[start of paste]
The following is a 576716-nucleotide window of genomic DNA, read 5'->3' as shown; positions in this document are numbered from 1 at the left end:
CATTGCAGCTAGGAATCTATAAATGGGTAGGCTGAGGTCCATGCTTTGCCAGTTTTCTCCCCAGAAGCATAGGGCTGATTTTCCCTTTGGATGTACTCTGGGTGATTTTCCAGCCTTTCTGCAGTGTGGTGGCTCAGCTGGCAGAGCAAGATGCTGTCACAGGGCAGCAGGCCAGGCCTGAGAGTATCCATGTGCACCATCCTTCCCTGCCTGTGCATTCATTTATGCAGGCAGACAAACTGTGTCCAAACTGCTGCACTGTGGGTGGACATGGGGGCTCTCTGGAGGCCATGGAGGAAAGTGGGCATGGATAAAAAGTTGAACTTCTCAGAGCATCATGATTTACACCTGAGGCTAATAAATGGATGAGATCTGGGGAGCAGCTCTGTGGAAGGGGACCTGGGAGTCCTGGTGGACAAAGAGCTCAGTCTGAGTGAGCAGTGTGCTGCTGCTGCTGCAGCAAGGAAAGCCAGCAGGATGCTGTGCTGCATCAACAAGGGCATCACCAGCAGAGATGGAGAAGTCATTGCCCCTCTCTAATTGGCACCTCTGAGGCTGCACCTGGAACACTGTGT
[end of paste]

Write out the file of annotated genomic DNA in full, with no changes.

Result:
The following is a 576716-nucleotide window of genomic DNA, read 5'->3' as shown; positions in this document are numbered from 1 at the left end:
CATTGCAGCTAGGAATCTATAAATGGGTAGGCTGAGGTCCATGCTTTGCCAGTTTTCTCCCCAGAAGCATAGGGCTGATTTTCCCTTTGGATGTACTCTGGGTGATTTTCCAGCCTTTCTGCAGTGTGGTGGCTCAGCTGGCAGAGCAAGATGCTGTCACAGGGCAGCAGGCCAGGCCTGAGAGTATCCATGTGCACCATCCTTCCCTGCCTGTGCATTCATTTATGCAGGCAGACAAACTGTGTCCAAACTGCTGCACTGTGGGTGGACATGGGGGCTCTCTGGAGGCCATGGAGGAAAGTGGGCATGGATAAAAAGTTGAACTTCTCAGAGCATCATGATTTACACCTGAGGCTAATAAATGGATGAGATCTGGGGAGCAGCTCTGTGGAAGGGGACCTGGGAGTCCTGGTGGACAAAGAGCTCAGTCTGAGTGAGCAGTGTGCTGCTGCTGCTGCAGCAAGGAAAGCCAGCAGGATGCTGTGCTGCATCAACAAGGGCATCACCAGCAGAGATGGAGAAGTCATTGCCCCTCTCTAATTGGCACCTCTGAGGCTGCACCTGGAACACTGTGT